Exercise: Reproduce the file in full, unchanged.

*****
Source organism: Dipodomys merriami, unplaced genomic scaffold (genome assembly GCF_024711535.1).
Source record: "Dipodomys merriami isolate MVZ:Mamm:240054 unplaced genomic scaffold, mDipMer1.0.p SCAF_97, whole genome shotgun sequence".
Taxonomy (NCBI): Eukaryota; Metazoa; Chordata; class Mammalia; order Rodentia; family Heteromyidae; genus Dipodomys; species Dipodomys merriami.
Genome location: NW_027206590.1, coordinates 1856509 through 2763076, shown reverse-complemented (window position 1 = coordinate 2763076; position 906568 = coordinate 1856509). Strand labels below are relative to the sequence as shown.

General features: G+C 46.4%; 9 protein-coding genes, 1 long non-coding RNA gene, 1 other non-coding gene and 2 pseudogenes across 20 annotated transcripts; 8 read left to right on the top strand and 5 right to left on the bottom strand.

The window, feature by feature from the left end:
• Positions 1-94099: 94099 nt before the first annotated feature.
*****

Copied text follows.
Source organism: Dipodomys merriami, unplaced genomic scaffold (genome assembly GCF_024711535.1).
Source record: "Dipodomys merriami isolate MVZ:Mamm:240054 unplaced genomic scaffold, mDipMer1.0.p SCAF_97, whole genome shotgun sequence".
Taxonomy (NCBI): Eukaryota; Metazoa; Chordata; class Mammalia; order Rodentia; family Heteromyidae; genus Dipodomys; species Dipodomys merriami.
Genome location: NW_027206590.1, coordinates 1856509 through 2763076, shown reverse-complemented (window position 1 = coordinate 2763076; position 906568 = coordinate 1856509). Strand labels below are relative to the sequence as shown.

General features: G+C 46.4%; 9 protein-coding genes, 1 long non-coding RNA gene, 1 other non-coding gene and 2 pseudogenes across 20 annotated transcripts; 8 read left to right on the top strand and 5 right to left on the bottom strand.

The window, feature by feature from the left end:
• Positions 1-94099: 94099 nt before the first annotated feature.